This post has been written from the perspective of a first-generation settler, living on the traditional lands of the Attawandaron, Anishinaabek, and Haudenosaunee Peoples, and the treaty lands of the Mississaugas of the Credit in Guelph, Ontario. As an immigrant, I first arrived on the lands of the Blackfoot People of the Canadian Plains, also known as Lethbridge, Alberta. This resource is a work in progress and is by no means exhaustive. My intentions in preparing this post is to take responsibility for my own learning on this topic, and contribute to the decolonization and Indigenization of post-secondary spaces. To amplify and incorporate Indigenous perspectives into this resource, Indigenous voices have informed this post.
“For Indigenous Peoples, the goal for our land is definitely protection, but it’s also about use. We see ourselves as so integrated with our territory that our protection is tied to our use and our use is tied to our protection. We use the resources on our territory to live.”Rebecca Adamson, Founder of First Nations Development Institute and First Peoples Worldwide
Indigenizing education begins and ends with the Land and in relationship. Also, decolonizing and indigenizing education takes effortful reflections and intentional learning, especially for settlers on this land. This journey begins with a commitment to learn about the truths in an effort to move towards reconciliation.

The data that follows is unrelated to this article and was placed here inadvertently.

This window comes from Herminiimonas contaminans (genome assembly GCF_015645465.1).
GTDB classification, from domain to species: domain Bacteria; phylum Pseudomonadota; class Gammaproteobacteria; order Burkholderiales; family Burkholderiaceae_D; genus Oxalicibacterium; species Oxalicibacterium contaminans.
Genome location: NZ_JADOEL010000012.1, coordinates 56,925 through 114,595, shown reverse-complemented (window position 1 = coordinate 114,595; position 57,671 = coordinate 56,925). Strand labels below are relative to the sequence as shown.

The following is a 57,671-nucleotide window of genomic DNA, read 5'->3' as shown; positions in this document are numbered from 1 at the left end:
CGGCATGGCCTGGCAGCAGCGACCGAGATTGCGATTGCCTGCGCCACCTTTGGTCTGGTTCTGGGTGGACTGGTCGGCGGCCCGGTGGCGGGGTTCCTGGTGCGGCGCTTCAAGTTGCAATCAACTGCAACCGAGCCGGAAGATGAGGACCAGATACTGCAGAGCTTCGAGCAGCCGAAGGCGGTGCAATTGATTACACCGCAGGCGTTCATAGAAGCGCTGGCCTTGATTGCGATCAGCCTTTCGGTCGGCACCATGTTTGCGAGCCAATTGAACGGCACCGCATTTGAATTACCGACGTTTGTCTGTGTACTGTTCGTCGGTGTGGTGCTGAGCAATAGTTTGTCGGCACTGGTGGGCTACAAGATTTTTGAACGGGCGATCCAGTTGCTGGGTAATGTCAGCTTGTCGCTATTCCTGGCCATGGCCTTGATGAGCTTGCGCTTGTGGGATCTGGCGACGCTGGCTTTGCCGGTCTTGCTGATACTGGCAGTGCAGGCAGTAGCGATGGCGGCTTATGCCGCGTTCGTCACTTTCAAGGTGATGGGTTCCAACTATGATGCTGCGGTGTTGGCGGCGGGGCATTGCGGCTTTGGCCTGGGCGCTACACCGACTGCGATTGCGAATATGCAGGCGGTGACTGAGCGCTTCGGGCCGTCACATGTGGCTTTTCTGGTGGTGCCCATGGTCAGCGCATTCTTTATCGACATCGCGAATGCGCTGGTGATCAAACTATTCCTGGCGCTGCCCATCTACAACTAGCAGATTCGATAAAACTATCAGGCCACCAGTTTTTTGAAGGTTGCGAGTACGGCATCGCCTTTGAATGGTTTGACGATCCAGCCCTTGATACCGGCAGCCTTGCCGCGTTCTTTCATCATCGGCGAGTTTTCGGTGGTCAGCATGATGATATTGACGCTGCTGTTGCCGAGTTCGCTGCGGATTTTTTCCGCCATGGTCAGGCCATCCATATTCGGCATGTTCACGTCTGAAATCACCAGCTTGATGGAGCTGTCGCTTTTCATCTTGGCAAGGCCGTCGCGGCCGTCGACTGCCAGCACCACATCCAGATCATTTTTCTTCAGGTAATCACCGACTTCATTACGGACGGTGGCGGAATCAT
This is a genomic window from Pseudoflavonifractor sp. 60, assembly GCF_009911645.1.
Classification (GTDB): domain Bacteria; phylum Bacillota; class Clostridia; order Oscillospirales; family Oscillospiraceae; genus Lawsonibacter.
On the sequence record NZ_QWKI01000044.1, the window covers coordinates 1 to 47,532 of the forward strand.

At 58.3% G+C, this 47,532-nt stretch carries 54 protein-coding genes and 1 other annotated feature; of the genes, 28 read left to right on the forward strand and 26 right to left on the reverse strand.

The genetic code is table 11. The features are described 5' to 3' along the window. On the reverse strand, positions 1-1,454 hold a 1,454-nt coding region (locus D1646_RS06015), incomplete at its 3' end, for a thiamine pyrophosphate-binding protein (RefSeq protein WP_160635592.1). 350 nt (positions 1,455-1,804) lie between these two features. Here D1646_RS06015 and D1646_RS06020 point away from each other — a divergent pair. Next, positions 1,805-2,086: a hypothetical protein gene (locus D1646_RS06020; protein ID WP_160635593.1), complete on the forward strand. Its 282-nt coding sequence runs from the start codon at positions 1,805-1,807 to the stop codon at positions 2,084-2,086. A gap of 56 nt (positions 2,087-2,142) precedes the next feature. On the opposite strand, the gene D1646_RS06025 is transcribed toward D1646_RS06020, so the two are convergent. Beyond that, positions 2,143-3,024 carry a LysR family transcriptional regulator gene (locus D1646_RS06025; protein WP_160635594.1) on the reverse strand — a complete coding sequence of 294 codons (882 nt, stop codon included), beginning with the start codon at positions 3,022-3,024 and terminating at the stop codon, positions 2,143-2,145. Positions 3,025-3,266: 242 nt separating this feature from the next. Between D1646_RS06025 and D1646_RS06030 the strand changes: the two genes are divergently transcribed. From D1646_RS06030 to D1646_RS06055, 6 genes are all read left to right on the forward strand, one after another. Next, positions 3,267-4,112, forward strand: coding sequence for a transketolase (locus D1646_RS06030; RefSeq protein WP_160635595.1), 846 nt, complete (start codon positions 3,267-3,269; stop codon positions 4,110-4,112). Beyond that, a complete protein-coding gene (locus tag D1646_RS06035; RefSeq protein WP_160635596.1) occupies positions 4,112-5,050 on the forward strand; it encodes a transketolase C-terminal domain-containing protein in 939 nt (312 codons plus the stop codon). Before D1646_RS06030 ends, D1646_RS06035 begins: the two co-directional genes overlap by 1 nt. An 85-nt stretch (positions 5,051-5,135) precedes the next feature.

As we all begin our fall semesters, meet our students, start teaching new and old courses, we encourage all Conestoga faculty to commit to their personal journey towards Truth and Reconciliation. One first, yet very small step, is to learn more about September 30th, National Day for Truth and Reconciliation.
Wherever you are in your journey with truth and reconciliation, we have several opportunities for faculty to continue learning. Check out some of the resources and our Conestoga specific opportunities below:
Learn more about the land you live on through Whose Land
Learn about how you, as Conestoga faculty, can build truth and reconciliation for Indigenous Peoples into your teaching
Understand why language and terms are important for First Peoples in Canada
Reflect on your relationship to the land and consider incorporating a land acknowledgement into your teaching.
Read Phyllis Webstad’s Story Here to understand why it is called Orange Shirt Day
Sign up for one of our six courses in the Awareness of Indigenous Values, Identity, and Spirit micro-credential, and experience a decolonized learning environment while learning about core teaching of first nation peoples from across Turtle Island. All courses are taught by Indigenous knowledge keepers.
Use this Conestoga Guide to find books, journals, films and other resources for educational, research, and leisure purposes in enhancing your knowledge about Indigenous ways of being and knowing and more.
Learn more about the Maamwi Hub, a learning portal for all Ontario Public Colleges.
Learn more about land-based learning by signing up for an upcoming learning on the land workshop facilitated by Indigenous Studies faculty, Zandra Bear-Lowen
Have you started your journey towards truth and reconciliation? Have other great resources for Conestoga faculty to support their learnings? Share your resources with Dr. Sara Kafashan, Teaching and Learning Consultant, by emailing email@example.com